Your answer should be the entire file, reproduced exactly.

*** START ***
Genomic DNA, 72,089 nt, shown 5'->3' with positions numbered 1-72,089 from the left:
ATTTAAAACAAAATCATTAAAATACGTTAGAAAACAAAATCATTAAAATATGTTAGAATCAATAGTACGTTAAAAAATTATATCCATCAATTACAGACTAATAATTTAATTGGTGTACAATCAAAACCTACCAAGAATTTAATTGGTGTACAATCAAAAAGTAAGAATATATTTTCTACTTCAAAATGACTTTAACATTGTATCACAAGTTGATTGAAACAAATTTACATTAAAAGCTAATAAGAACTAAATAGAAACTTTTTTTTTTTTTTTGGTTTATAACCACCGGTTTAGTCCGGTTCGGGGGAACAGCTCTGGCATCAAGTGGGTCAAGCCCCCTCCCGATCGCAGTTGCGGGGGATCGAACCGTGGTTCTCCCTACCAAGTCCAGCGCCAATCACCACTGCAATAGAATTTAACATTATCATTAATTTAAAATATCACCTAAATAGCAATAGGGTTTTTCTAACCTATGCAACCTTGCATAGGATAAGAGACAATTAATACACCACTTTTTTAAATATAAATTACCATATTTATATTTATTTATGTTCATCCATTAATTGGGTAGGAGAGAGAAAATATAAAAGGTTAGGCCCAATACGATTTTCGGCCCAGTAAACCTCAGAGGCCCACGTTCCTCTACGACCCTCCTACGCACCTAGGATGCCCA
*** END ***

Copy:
Genomic DNA, 72,089 nt, shown 5'->3' with positions numbered 1-72,089 from the left:
ATTTAAAACAAAATCATTAAAATACGTTAGAAAACAAAATCATTAAAATATGTTAGAATCAATAGTACGTTAAAAAATTATATCCATCAATTACAGACTAATAATTTAATTGGTGTACAATCAAAACCTACCAAGAATTTAATTGGTGTACAATCAAAAAGTAAGAATATATTTTCTACTTCAAAATGACTTTAACATTGTATCACAAGTTGATTGAAACAAATTTACATTAAAAGCTAATAAGAACTAAATAGAAACTTTTTTTTTTTTTTTGGTTTATAACCACCGGTTTAGTCCGGTTCGGGGGAACAGCTCTGGCATCAAGTGGGTCAAGCCCCCTCCCGATCGCAGTTGCGGGGGATCGAACCGTGGTTCTCCCTACCAAGTCCAGCGCCAATCACCACTGCAATAGAATTTAACATTATCATTAATTTAAAATATCACCTAAATAGCAATAGGGTTTTTCTAACCTATGCAACCTTGCATAGGATAAGAGACAATTAATACACCACTTTTTTAAATATAAATTACCATATTTATATTTATTTATGTTCATCCATTAATTGGGTAGGAGAGAGAAAATATAAAAGGTTAGGCCCAATACGATTTTCGGCCCAGTAAACCTCAGAGGCCCACGTTCCTCTACGACCCTCCTACGCACCTAGGATGCCCA